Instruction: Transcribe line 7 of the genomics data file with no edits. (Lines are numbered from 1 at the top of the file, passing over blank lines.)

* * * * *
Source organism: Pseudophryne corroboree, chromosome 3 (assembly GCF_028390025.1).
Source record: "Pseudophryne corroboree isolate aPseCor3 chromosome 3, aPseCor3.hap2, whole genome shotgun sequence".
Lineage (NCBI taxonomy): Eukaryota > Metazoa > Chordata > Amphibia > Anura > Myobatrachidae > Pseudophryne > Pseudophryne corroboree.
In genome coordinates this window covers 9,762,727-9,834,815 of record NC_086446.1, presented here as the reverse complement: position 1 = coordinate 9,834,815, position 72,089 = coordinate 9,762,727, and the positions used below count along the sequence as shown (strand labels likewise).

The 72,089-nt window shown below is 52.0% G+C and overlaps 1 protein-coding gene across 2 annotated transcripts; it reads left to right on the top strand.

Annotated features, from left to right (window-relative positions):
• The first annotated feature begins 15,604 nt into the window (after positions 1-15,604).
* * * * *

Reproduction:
• The first annotated feature begins 15,604 nt into the window (after positions 1-15,604).